I’ve just been wrestling with copy that’s so thickly coated with toxic jargon that I’ve had to wear a haz-chem suit just to get near it.
I’ve been working through it slowly, battering sludgy phrasing into sleek, efficient copy that everyone can understand. And then I happened to Tweet about it.
Clive Andrews asked me how I go about de-jargoning my clients’ copy. After I explained that I just use a mixture of judicious deletions and sensible replacements, Clive asked how I remove jargon without offending my clients. After all, jargon is often industry-specific lingo that helps to exclude outsiders by mystifying simple concepts unite groups by giving them a shared vocabulary, and people get quite attached to their ‘special words’.
Persuading clients to ditch jargon
When I’m trying to encourage clients to accept my pruned and de-jargoned copy, I simply insist that clear copy sells, while jargon confuses. I never suggest that jargon is bad because I don’t like it.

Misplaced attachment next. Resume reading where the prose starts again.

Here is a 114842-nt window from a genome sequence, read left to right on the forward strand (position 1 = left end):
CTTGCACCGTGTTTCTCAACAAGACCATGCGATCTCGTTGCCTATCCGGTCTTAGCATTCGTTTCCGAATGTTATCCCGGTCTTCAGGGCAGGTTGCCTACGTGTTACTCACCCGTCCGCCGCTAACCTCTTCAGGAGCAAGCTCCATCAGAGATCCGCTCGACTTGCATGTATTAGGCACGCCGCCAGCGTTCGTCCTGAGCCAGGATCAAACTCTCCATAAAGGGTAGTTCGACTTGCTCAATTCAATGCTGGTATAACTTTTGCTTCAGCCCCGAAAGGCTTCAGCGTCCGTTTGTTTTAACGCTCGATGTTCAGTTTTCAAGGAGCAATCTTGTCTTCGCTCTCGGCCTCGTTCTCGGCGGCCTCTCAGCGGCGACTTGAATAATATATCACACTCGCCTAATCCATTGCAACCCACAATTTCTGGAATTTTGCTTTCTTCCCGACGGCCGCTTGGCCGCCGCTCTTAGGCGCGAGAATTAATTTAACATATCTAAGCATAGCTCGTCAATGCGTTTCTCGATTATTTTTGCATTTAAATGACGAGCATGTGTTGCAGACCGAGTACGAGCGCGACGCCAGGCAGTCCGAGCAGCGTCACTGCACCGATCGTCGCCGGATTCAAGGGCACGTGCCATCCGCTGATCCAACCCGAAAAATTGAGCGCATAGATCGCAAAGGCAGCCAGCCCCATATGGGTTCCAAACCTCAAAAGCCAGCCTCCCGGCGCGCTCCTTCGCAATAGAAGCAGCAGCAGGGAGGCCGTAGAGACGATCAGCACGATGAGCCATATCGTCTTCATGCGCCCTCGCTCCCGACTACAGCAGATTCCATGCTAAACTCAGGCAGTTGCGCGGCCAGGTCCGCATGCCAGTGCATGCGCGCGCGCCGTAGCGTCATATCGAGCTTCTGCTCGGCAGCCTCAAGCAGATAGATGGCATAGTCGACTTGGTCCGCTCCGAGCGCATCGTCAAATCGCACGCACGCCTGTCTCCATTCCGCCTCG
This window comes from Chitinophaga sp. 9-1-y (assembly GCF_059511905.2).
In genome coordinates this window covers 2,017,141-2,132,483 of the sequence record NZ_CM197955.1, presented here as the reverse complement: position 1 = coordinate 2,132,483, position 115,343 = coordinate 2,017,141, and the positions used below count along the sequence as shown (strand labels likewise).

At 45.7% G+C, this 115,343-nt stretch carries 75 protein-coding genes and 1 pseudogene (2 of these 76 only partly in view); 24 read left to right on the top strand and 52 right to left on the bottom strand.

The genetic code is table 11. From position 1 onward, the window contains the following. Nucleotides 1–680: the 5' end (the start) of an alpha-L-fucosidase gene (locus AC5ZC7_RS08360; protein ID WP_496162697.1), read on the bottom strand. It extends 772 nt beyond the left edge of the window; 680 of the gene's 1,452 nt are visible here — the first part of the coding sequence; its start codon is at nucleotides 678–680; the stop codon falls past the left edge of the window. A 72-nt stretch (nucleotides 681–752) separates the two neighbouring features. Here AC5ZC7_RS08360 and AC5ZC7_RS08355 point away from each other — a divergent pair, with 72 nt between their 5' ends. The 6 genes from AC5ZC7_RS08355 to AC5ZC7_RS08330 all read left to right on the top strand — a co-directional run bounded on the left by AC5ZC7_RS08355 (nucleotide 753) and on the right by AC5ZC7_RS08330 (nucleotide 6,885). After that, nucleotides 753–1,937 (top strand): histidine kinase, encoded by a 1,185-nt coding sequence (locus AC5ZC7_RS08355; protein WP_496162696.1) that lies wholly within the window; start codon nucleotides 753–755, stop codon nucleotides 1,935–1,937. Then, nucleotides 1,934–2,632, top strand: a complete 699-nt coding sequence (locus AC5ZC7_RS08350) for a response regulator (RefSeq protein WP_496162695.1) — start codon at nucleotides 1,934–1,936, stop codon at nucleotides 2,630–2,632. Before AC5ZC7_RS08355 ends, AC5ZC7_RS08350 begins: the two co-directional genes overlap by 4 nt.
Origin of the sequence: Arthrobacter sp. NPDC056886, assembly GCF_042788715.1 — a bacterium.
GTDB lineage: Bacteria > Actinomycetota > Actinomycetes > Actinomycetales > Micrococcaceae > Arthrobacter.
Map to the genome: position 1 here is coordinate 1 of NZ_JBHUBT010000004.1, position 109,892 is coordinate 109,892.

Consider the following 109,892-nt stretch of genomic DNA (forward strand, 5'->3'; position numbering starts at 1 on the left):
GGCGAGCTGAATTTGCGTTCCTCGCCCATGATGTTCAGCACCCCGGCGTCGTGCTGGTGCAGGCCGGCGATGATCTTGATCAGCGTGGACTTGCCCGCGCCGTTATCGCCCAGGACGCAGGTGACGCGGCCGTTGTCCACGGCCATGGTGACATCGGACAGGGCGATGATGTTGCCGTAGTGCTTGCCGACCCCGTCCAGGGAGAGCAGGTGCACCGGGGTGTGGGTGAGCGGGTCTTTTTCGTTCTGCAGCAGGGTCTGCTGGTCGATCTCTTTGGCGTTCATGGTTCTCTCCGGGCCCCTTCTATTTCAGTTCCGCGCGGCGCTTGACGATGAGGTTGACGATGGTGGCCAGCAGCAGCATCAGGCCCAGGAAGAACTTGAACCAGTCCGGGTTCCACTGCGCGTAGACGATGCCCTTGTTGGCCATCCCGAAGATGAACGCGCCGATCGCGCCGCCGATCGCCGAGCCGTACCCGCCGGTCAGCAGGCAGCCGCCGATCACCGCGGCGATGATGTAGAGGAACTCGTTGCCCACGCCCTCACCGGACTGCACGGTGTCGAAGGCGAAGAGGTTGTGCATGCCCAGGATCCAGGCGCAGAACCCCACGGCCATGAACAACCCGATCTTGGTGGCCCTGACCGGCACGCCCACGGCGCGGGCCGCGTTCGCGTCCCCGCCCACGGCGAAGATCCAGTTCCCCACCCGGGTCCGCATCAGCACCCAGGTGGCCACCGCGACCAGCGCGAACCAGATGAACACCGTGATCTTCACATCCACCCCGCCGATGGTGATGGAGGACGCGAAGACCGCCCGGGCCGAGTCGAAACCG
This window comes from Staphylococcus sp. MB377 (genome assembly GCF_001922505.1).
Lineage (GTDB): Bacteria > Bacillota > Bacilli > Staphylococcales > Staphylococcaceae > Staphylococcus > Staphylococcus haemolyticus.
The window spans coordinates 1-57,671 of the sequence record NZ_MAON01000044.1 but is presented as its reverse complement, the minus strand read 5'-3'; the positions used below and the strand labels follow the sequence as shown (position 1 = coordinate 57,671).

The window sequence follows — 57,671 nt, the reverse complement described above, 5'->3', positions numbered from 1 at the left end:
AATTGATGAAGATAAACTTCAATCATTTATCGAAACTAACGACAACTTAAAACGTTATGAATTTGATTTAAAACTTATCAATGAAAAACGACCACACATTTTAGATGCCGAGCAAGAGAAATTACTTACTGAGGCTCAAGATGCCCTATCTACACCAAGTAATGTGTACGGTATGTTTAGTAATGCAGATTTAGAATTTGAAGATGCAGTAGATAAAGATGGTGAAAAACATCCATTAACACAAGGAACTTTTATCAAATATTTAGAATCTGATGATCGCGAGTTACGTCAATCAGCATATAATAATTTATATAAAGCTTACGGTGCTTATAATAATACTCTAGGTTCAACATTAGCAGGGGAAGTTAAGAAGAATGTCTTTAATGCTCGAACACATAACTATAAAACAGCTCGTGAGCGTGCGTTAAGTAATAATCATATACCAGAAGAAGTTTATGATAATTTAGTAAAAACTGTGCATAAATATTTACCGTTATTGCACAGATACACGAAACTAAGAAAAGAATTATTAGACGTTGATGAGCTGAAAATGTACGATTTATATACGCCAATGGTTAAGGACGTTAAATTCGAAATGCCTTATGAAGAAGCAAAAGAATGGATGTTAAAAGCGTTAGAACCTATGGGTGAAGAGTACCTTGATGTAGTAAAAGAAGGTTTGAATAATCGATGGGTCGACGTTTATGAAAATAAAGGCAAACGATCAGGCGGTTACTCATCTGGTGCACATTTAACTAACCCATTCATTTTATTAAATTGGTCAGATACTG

Jargon is bad because it puts a thick blanket of stupid between your words and your reader. Using jargon is like hanging curtains over road signs.
My other trick for getting clients on the anti-jargon bandwagon is to get other people to do the arguing for me. So if I’m working with a few people in an organisation, I’ll suggest that jargon is probably hampering our goals and then ask the group for their thoughts.
This strategy is a gamble, because I’m just hoping that my colleagues will argue against the jargon. Luckily, they usually do.
An earlier blog post about jargon.
Thanks to Clive Andrews for his questions.